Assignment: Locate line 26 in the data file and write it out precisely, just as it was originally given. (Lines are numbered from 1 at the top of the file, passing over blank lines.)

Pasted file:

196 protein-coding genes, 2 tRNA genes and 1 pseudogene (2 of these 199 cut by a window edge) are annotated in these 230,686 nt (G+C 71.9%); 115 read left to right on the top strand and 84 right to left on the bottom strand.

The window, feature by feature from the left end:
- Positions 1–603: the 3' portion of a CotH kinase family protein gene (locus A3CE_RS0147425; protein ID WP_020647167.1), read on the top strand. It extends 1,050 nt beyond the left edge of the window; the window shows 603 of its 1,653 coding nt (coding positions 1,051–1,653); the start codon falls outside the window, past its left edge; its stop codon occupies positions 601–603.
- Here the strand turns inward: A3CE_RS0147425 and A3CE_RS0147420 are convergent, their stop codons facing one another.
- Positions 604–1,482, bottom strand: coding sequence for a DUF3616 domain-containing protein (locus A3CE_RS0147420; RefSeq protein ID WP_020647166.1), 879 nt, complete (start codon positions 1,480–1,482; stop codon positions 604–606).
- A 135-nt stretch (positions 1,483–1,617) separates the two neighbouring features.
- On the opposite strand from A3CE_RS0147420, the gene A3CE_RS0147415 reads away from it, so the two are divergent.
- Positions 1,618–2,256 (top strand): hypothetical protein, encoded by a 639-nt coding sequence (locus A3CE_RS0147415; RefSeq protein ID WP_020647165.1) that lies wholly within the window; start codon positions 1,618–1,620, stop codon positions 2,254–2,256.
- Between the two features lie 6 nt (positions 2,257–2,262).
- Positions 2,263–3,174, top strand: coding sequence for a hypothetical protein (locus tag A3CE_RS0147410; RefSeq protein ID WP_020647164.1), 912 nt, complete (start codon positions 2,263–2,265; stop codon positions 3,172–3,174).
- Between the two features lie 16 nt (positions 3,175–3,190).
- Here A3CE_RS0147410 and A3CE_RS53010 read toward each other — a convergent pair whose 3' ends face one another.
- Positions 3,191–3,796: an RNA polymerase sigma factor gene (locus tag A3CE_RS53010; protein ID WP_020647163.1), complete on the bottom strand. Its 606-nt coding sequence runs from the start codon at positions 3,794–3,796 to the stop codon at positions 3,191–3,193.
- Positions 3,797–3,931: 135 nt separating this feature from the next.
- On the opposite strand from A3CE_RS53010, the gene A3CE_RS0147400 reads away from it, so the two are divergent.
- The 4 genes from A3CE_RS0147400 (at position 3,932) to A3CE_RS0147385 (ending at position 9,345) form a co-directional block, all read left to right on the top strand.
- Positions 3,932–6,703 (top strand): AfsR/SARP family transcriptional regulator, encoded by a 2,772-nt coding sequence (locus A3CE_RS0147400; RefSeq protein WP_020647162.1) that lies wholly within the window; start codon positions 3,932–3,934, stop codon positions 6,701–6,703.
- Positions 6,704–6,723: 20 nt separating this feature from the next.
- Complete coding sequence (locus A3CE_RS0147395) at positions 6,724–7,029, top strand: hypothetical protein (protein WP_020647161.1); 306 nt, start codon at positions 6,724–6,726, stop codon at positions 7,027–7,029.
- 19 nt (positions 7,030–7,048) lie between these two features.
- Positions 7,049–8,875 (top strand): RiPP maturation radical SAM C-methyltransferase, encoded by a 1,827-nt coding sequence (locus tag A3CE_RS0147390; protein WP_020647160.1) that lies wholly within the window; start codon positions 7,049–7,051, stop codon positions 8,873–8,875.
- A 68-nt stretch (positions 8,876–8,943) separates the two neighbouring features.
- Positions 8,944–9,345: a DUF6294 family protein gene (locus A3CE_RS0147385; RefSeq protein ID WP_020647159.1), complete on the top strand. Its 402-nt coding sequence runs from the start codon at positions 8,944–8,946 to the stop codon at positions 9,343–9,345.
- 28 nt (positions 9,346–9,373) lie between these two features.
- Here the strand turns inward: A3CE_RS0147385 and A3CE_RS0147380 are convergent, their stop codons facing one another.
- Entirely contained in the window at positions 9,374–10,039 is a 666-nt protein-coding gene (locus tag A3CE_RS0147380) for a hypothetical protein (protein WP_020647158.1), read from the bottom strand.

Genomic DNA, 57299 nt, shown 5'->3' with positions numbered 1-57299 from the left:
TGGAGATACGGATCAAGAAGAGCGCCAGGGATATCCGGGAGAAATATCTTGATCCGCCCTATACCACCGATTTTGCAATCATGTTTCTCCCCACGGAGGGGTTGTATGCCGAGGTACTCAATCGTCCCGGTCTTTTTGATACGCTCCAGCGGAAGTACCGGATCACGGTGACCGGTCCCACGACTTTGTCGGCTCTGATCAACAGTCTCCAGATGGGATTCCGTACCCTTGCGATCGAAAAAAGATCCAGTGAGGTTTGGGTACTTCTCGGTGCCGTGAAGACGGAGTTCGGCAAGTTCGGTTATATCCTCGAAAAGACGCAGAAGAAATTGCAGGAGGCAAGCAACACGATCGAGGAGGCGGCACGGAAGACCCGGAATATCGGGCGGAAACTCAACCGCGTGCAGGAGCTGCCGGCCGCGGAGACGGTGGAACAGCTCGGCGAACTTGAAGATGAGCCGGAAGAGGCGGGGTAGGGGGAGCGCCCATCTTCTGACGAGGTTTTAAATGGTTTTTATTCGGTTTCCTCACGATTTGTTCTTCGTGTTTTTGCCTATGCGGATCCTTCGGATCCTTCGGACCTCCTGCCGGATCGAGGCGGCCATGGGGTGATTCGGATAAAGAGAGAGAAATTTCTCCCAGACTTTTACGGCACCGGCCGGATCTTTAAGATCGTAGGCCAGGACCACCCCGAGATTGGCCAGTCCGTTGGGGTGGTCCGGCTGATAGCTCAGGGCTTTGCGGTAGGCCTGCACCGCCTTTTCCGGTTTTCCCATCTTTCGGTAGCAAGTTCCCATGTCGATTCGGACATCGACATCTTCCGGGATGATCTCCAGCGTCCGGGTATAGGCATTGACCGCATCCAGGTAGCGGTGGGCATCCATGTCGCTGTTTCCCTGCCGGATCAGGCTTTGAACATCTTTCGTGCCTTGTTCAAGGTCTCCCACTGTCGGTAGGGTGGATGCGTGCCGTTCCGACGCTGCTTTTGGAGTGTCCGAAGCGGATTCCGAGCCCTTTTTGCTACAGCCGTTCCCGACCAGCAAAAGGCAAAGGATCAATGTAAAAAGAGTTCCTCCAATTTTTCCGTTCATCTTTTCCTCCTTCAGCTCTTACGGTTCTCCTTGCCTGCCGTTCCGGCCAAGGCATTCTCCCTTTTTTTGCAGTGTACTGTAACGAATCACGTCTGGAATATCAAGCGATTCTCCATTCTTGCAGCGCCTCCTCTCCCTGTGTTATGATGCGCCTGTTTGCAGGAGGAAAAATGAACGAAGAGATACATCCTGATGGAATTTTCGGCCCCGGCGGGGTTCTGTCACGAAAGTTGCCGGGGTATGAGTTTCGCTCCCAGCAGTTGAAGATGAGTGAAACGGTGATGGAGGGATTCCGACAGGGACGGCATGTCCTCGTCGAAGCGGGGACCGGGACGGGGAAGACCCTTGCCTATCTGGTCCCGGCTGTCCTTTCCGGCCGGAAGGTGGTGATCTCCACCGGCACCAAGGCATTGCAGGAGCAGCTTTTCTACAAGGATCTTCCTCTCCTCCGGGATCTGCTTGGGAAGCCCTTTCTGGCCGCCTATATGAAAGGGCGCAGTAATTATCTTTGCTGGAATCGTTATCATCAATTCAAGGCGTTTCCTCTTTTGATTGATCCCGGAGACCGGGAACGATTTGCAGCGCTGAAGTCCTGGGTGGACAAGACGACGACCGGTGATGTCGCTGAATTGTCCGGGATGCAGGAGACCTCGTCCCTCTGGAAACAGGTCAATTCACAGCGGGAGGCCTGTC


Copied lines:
- Entirely contained in the window at positions 9,374–10,039 is a 666-nt protein-coding gene (locus tag A3CE_RS0147380) for a hypothetical protein (protein WP_020647158.1), read from the bottom strand.